The following options may be available to you:

  • Natural conception with no testing
  • Egg or sperm donation – the donor is tested to check that s/he is not a carrier of SMA 
  • Non-Invasive Prenatal Diagnosis (NIPD)DNA samples are tested from the 8th week of pregnancy to find out if the baby has SMA
  • Chorionic Villus Sampling (CVS) – a sample of the placenta is genetically tested between the 11th and 14th weeks of pregnancy to find out if the baby has SMA
  • Amniocentesis – a sample of amniotic fluid is genetically tested between the 15th and 20th weeks of pregnancy to find out if the baby has SMA
  • Preimplantation Genetic Diagnosis (PGD) – a process similar to IVF which involves collecting eggs from the woman, fertilising them outside the body and then testing the embryos for SMA

This leaflet focuses on four of these possible options – Non-Invasive Prenatal Diagnosis (NIPD), Chorionic Villus Sampling (CVS), amniocentesis and Preimplantation Genetic Diagnosis (PGD). It also includes two personal experiences written by individuals, one who has had CVS and the other who has had PGD, along with some commonly asked questions.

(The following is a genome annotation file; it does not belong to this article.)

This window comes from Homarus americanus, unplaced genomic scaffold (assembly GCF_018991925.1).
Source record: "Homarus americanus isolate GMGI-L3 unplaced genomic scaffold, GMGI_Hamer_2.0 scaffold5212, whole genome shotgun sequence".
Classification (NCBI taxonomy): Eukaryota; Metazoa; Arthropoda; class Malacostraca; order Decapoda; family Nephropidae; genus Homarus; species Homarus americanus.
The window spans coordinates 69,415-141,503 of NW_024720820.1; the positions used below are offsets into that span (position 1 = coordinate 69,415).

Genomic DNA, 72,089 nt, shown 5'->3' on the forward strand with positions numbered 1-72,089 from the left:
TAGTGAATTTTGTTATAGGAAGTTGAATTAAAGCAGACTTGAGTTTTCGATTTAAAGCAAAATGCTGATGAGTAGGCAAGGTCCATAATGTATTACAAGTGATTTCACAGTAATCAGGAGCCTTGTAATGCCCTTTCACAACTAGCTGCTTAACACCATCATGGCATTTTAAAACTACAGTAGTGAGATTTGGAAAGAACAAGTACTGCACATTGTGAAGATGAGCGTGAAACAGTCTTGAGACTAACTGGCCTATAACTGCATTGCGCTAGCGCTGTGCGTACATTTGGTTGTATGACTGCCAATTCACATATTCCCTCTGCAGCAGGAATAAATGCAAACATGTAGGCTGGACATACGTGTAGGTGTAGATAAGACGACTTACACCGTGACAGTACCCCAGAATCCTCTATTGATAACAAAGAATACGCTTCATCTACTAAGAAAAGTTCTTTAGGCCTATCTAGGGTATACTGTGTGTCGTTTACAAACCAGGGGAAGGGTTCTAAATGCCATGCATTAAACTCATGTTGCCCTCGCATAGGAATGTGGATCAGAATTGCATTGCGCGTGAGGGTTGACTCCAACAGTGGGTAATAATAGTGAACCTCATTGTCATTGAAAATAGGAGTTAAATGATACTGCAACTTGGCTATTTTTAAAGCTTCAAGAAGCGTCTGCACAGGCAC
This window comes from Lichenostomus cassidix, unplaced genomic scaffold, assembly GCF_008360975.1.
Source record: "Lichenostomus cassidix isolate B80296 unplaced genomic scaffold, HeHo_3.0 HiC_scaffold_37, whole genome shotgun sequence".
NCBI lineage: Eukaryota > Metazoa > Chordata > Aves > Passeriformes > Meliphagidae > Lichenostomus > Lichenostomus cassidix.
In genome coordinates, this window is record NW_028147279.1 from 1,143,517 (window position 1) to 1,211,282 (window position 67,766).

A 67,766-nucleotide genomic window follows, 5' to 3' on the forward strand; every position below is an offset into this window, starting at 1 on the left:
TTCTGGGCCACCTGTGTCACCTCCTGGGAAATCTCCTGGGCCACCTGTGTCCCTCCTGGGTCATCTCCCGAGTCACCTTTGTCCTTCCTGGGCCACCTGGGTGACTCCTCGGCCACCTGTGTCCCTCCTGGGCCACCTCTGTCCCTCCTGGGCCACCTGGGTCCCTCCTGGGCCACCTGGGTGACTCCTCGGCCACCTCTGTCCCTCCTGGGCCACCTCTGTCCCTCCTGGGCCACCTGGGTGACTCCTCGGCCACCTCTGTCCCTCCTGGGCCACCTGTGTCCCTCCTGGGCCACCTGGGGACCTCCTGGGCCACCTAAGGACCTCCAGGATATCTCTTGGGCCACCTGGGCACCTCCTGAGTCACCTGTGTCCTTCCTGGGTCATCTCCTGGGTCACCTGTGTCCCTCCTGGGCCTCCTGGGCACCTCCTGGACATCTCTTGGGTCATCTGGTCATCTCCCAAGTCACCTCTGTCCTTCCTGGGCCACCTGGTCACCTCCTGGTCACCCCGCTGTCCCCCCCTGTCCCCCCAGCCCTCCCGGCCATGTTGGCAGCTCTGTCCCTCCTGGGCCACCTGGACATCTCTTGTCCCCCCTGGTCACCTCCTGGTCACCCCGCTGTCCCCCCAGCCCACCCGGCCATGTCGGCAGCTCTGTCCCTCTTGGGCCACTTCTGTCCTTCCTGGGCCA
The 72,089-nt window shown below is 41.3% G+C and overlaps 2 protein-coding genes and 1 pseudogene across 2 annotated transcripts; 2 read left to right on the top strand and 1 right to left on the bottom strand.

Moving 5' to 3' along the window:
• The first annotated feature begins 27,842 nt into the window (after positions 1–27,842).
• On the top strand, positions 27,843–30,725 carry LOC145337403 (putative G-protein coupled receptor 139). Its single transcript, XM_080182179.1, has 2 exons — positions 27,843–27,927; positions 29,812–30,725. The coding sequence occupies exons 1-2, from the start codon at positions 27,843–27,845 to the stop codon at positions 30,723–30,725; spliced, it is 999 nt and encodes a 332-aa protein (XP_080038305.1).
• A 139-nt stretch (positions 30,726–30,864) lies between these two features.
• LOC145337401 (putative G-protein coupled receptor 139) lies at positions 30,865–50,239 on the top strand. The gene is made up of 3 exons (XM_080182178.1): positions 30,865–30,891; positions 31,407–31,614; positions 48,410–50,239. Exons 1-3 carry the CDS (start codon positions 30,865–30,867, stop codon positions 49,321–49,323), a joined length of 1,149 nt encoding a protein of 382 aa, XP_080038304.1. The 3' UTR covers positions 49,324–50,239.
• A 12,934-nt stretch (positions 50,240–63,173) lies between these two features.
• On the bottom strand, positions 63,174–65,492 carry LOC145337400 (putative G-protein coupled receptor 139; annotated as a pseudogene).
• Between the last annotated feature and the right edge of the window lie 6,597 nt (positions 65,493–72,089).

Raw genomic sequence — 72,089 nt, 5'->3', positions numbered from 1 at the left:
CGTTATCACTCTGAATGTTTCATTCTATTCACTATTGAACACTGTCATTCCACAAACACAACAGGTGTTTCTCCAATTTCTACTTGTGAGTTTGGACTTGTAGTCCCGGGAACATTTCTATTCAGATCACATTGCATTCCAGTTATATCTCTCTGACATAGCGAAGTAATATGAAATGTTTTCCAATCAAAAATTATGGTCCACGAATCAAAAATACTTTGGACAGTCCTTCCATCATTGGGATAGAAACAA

Non-Invasive Prenatal Diagnosis (NIPD)

This new type of testing does not have a miscarriage risk and is available from September 2016. An application for the test to be funded by the NHS for eligible patients is in process. In the meantime, your G.P. or local genetics centre will be able to advise you on funding / charges for NIPD in your area.

NIPD has become possible following the discovery that there is a small amount of a baby’s genetic material, known as cell-free fetal DNA, present in a pregnant mother’s blood. There is enough cell-free fetal DNA in the mother’s blood from around the 8th week of pregnancy so NIPD testing can take place any time from then.